What has changed in Assassin’s Creed Origins?

The approach to the game, which has become almost an open world RPG, at the beginning could not a little surprise the most avid fans of the series (minus those who have played other titles of the genre). However, after the first moments of confusion for game dynamics and controls, you will quickly learn how to move among the desert dunes. Ubisoft leaves the player full freedom about the development of his story, with a main plot around which many very different secondary quests branch out, well done and, therefore, pleasant to play.

While you will be free to go wherever you want and do what you like best, it must be said that as a good RPG each enemy will have levels and health points that you will do well to keep in high regard before joining the fray in a wild fight, before targeting a strong enemy, before … Well, first of all, pay close attention to the level of human and non-human enemies around you to avoid being annoyed in one fell swoop. I said human and not because in the desert dunes and in the marshy areas in which we will happen to move, we may come across non-aggressive animals that we can freely hunt to obtain skins or other “junk” to be resold to the trader on duty, as in predators such as crocodiles, tigers, lions, hyenas, but also hippos and bad omen. Everything will do broth for the acquisition of experience points and materials for the enhancement of the “armor” of our hero.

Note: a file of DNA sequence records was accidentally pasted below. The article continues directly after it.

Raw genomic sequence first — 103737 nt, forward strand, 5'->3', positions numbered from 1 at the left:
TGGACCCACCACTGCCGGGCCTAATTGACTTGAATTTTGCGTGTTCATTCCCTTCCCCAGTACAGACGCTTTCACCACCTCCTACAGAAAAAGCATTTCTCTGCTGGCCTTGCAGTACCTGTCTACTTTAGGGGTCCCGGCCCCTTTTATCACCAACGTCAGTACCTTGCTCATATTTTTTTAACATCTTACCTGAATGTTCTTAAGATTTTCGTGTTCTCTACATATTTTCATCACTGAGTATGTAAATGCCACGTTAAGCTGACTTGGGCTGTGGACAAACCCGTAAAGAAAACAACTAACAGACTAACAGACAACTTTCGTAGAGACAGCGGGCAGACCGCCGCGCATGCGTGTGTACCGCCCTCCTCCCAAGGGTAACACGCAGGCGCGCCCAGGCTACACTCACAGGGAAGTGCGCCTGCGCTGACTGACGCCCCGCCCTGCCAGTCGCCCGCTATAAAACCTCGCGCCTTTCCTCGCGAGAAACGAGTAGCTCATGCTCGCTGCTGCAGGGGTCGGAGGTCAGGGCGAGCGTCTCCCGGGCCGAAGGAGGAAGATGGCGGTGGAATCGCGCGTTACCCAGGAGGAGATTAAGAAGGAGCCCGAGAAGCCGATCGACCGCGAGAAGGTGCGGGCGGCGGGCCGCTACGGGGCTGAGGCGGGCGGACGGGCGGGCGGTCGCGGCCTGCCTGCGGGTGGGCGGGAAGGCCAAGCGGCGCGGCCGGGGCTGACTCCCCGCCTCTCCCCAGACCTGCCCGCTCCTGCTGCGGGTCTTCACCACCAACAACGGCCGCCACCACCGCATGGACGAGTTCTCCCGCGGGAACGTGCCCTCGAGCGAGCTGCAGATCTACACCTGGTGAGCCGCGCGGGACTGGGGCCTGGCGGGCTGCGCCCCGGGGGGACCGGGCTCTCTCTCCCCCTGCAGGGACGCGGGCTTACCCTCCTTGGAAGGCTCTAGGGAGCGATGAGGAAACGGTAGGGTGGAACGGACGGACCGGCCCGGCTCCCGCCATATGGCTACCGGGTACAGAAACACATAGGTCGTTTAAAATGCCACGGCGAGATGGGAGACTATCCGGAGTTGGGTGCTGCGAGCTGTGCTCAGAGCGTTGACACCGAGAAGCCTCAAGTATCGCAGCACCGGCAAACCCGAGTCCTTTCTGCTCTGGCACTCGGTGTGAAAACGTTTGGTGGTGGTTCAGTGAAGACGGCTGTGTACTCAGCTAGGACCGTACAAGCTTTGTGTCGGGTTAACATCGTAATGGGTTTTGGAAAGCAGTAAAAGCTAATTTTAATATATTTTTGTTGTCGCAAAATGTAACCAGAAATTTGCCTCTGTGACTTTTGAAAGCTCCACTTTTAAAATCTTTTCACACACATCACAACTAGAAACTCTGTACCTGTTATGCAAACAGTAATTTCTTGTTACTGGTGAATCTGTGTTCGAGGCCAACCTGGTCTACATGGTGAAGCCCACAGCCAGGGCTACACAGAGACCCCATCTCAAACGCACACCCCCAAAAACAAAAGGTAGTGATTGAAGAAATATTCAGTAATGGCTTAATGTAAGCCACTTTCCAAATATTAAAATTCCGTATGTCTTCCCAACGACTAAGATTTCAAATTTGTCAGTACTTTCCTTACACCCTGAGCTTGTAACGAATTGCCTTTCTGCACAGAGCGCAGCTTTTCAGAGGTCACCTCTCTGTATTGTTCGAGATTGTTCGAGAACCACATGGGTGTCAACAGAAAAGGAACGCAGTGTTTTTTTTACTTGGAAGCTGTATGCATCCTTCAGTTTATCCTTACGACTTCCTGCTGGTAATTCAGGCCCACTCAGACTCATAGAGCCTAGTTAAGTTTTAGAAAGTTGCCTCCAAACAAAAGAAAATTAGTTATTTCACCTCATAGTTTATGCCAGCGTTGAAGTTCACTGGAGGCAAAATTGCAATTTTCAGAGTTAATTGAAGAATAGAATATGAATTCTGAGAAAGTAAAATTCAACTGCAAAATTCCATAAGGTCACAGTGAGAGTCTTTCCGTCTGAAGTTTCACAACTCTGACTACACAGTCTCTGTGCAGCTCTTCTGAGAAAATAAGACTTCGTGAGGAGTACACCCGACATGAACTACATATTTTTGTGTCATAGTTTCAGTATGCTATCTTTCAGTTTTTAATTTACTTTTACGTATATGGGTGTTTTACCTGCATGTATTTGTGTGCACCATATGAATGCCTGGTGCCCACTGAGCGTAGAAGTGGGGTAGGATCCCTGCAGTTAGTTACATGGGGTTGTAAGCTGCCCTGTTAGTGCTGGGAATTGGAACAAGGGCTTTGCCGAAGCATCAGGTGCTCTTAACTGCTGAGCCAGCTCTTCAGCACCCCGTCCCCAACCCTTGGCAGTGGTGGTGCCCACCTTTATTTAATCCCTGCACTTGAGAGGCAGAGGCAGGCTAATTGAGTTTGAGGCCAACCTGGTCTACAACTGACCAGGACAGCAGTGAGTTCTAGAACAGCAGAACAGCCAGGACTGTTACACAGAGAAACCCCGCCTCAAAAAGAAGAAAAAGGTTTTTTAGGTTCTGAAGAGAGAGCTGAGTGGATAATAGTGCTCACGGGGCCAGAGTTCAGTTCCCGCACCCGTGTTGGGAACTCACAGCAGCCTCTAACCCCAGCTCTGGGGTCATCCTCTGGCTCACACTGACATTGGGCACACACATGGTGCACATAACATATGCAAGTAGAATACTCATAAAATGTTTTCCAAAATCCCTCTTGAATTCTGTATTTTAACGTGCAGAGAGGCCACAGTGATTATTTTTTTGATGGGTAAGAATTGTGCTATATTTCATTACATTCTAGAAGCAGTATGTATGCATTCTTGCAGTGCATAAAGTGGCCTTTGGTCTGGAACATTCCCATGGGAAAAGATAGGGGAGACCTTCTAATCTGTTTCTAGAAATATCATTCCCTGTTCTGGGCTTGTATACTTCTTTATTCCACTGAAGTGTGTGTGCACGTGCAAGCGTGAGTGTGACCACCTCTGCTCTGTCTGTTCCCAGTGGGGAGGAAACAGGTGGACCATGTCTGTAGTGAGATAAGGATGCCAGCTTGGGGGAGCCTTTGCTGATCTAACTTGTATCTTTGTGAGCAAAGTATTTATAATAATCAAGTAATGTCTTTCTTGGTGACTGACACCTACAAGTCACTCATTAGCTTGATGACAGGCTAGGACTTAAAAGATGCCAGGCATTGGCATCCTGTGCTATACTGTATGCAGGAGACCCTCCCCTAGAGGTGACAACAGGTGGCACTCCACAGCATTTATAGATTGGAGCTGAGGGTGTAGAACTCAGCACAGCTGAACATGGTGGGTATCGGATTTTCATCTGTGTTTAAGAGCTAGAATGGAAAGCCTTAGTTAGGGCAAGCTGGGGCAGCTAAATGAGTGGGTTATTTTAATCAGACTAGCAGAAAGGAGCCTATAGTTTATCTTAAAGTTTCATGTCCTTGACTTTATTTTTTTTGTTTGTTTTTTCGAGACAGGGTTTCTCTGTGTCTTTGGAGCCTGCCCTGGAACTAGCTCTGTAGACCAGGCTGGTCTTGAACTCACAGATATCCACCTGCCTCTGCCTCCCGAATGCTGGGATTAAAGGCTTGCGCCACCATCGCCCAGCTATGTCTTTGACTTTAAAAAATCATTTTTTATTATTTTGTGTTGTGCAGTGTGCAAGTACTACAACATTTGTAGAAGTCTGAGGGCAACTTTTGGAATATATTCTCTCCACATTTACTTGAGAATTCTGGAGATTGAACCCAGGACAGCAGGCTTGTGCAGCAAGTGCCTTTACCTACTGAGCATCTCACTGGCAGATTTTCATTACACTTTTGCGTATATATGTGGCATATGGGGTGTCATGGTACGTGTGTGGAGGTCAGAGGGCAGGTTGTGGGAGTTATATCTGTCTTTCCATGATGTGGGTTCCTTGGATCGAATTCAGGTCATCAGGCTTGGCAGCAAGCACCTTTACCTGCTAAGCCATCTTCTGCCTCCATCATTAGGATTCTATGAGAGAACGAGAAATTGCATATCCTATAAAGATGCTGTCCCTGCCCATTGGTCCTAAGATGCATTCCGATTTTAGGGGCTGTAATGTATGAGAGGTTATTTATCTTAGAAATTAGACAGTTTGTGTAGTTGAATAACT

As already mentioned, the secondary quests are a great way to gain experience, but also to freely explore the world at our disposal, discover new places, whether they are cities, oases, shelters or lairs of dangerous animals, or synchronize at specific points with the symbol of the eagle that will also serve us as references for quick travels from one point to another on the map (obviously they could not miss) will bring XP that will make us level up and guarantee us, for each new level reached, a point to spend in a special tree dedicated to Bayek’s abilities. Said tree will basically have three branches: “Seer” relating to the skills that can be considered stealth, “Hunter” dedicated to skills with the bow and, in general, to combat from a distance and “Warrior” which, as you can easily guess, will be related to the hand-to-hand combat of our protagonist. Full freedom of choice of the skills you want to get before others, as well as full freedom of choice you will have in the approach to missions.